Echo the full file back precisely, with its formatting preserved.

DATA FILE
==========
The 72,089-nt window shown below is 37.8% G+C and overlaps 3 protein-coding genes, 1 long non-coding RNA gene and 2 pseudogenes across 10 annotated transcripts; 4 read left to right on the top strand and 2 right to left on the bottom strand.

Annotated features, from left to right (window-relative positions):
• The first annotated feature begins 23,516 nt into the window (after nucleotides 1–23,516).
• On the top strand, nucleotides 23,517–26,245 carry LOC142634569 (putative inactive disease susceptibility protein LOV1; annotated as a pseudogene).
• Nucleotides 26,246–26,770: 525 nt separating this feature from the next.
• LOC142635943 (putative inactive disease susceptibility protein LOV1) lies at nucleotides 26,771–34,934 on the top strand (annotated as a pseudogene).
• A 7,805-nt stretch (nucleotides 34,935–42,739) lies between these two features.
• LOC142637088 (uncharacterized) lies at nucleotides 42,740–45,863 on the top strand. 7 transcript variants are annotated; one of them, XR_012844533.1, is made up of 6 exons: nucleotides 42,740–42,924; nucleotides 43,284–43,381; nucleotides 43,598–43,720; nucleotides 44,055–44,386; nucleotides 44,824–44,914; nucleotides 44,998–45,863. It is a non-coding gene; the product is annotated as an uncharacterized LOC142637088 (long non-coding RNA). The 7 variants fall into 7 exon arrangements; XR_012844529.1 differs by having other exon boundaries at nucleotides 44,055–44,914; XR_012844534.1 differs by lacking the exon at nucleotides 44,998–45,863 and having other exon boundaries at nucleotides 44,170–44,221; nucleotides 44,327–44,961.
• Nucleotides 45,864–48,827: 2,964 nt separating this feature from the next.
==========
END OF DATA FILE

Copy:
The 72,089-nt window shown below is 37.8% G+C and overlaps 3 protein-coding genes, 1 long non-coding RNA gene and 2 pseudogenes across 10 annotated transcripts; 4 read left to right on the top strand and 2 right to left on the bottom strand.

Annotated features, from left to right (window-relative positions):
• The first annotated feature begins 23,516 nt into the window (after nucleotides 1–23,516).
• On the top strand, nucleotides 23,517–26,245 carry LOC142634569 (putative inactive disease susceptibility protein LOV1; annotated as a pseudogene).
• Nucleotides 26,246–26,770: 525 nt separating this feature from the next.
• LOC142635943 (putative inactive disease susceptibility protein LOV1) lies at nucleotides 26,771–34,934 on the top strand (annotated as a pseudogene).
• A 7,805-nt stretch (nucleotides 34,935–42,739) lies between these two features.
• LOC142637088 (uncharacterized) lies at nucleotides 42,740–45,863 on the top strand. 7 transcript variants are annotated; one of them, XR_012844533.1, is made up of 6 exons: nucleotides 42,740–42,924; nucleotides 43,284–43,381; nucleotides 43,598–43,720; nucleotides 44,055–44,386; nucleotides 44,824–44,914; nucleotides 44,998–45,863. It is a non-coding gene; the product is annotated as an uncharacterized LOC142637088 (long non-coding RNA). The 7 variants fall into 7 exon arrangements; XR_012844529.1 differs by having other exon boundaries at nucleotides 44,055–44,914; XR_012844534.1 differs by lacking the exon at nucleotides 44,998–45,863 and having other exon boundaries at nucleotides 44,170–44,221; nucleotides 44,327–44,961.
• Nucleotides 45,864–48,827: 2,964 nt separating this feature from the next.